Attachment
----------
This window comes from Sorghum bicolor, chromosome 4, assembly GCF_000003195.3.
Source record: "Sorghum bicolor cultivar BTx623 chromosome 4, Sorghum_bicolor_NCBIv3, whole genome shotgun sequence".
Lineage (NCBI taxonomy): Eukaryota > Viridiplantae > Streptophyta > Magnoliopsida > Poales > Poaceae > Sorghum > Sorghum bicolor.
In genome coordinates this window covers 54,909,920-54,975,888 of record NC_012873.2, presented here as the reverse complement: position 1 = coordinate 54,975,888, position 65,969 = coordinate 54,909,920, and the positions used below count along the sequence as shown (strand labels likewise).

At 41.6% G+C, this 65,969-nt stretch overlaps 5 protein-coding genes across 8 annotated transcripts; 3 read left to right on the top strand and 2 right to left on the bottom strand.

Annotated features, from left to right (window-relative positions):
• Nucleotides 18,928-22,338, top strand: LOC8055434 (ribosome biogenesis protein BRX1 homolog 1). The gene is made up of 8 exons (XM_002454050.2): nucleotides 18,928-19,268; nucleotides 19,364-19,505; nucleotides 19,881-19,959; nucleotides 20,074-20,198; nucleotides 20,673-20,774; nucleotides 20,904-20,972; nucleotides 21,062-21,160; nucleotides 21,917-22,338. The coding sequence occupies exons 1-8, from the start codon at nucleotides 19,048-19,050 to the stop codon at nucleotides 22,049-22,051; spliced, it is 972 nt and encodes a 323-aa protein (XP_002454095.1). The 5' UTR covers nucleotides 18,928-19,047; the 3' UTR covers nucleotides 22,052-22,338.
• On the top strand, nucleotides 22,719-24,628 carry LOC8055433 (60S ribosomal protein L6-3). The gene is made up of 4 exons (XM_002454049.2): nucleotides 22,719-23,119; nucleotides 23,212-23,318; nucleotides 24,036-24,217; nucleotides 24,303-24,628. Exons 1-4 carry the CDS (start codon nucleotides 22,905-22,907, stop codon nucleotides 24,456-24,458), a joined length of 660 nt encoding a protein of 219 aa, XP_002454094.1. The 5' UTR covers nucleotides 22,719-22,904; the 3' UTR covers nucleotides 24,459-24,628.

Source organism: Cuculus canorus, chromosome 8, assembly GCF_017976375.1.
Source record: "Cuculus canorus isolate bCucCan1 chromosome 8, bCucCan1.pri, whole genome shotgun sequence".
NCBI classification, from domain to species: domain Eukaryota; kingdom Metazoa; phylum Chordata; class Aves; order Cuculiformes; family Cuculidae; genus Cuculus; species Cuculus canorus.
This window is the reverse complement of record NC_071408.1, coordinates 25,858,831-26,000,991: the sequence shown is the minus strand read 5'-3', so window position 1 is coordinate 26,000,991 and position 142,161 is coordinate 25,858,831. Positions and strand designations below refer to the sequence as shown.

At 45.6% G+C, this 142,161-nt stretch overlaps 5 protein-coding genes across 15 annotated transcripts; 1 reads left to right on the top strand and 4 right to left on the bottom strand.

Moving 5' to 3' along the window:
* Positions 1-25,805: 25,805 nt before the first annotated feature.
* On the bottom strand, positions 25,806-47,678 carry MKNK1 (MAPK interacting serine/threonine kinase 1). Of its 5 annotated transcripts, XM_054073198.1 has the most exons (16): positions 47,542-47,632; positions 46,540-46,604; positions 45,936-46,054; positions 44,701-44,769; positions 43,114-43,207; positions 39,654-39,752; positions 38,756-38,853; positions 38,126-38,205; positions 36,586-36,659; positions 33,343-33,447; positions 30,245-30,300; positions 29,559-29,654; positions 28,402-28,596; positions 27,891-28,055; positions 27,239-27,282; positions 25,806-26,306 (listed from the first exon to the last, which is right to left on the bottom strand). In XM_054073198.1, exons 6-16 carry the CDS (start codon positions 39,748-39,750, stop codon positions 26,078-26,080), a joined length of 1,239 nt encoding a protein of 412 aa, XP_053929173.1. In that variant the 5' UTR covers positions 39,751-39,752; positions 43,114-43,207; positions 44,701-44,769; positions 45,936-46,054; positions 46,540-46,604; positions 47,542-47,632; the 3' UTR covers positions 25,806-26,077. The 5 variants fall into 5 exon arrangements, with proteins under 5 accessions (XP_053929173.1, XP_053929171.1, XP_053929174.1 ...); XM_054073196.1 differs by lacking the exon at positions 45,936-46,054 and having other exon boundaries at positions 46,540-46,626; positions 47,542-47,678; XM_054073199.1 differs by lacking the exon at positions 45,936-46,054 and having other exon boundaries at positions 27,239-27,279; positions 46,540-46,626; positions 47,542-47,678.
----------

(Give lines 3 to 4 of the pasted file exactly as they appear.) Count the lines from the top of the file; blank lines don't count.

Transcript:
Lineage (NCBI taxonomy): Eukaryota > Viridiplantae > Streptophyta > Magnoliopsida > Poales > Poaceae > Sorghum > Sorghum bicolor.
In genome coordinates this window covers 54,909,920-54,975,888 of record NC_012873.2, presented here as the reverse complement: position 1 = coordinate 54,975,888, position 65,969 = coordinate 54,909,920, and the positions used below count along the sequence as shown (strand labels likewise).